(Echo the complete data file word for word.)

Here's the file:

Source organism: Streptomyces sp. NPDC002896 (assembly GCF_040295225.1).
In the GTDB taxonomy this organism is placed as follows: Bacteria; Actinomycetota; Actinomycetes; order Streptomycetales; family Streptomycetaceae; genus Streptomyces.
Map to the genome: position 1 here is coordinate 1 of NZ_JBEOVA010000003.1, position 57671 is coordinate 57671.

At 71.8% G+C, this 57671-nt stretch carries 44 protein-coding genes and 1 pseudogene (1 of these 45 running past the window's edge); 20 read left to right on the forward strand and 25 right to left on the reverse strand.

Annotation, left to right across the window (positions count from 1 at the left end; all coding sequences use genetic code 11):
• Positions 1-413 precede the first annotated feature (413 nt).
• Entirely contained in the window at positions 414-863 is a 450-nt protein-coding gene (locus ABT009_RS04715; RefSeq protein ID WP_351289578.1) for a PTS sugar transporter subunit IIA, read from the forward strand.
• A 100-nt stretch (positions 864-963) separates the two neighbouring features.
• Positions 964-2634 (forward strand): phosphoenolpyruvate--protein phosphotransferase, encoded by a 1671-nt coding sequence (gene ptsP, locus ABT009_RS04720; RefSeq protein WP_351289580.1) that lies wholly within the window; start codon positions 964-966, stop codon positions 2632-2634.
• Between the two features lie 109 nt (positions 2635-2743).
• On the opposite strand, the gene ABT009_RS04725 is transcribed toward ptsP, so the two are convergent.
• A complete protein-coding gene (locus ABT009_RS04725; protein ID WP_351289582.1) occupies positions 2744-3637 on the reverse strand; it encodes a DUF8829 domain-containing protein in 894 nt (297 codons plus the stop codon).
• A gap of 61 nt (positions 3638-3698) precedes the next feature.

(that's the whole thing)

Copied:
Source organism: Streptomyces sp. NPDC002896 (assembly GCF_040295225.1).
In the GTDB taxonomy this organism is placed as follows: Bacteria; Actinomycetota; Actinomycetes; order Streptomycetales; family Streptomycetaceae; genus Streptomyces.
Map to the genome: position 1 here is coordinate 1 of NZ_JBEOVA010000003.1, position 57671 is coordinate 57671.

At 71.8% G+C, this 57671-nt stretch carries 44 protein-coding genes and 1 pseudogene (1 of these 45 running past the window's edge); 20 read left to right on the forward strand and 25 right to left on the reverse strand.

Annotation, left to right across the window (positions count from 1 at the left end; all coding sequences use genetic code 11):
• Positions 1-413 precede the first annotated feature (413 nt).
• Entirely contained in the window at positions 414-863 is a 450-nt protein-coding gene (locus ABT009_RS04715; RefSeq protein ID WP_351289578.1) for a PTS sugar transporter subunit IIA, read from the forward strand.
• A 100-nt stretch (positions 864-963) separates the two neighbouring features.
• Positions 964-2634 (forward strand): phosphoenolpyruvate--protein phosphotransferase, encoded by a 1671-nt coding sequence (gene ptsP, locus ABT009_RS04720; RefSeq protein WP_351289580.1) that lies wholly within the window; start codon positions 964-966, stop codon positions 2632-2634.
• Between the two features lie 109 nt (positions 2635-2743).
• On the opposite strand, the gene ABT009_RS04725 is transcribed toward ptsP, so the two are convergent.
• A complete protein-coding gene (locus ABT009_RS04725; protein ID WP_351289582.1) occupies positions 2744-3637 on the reverse strand; it encodes a DUF8829 domain-containing protein in 894 nt (297 codons plus the stop codon).
• A gap of 61 nt (positions 3638-3698) precedes the next feature.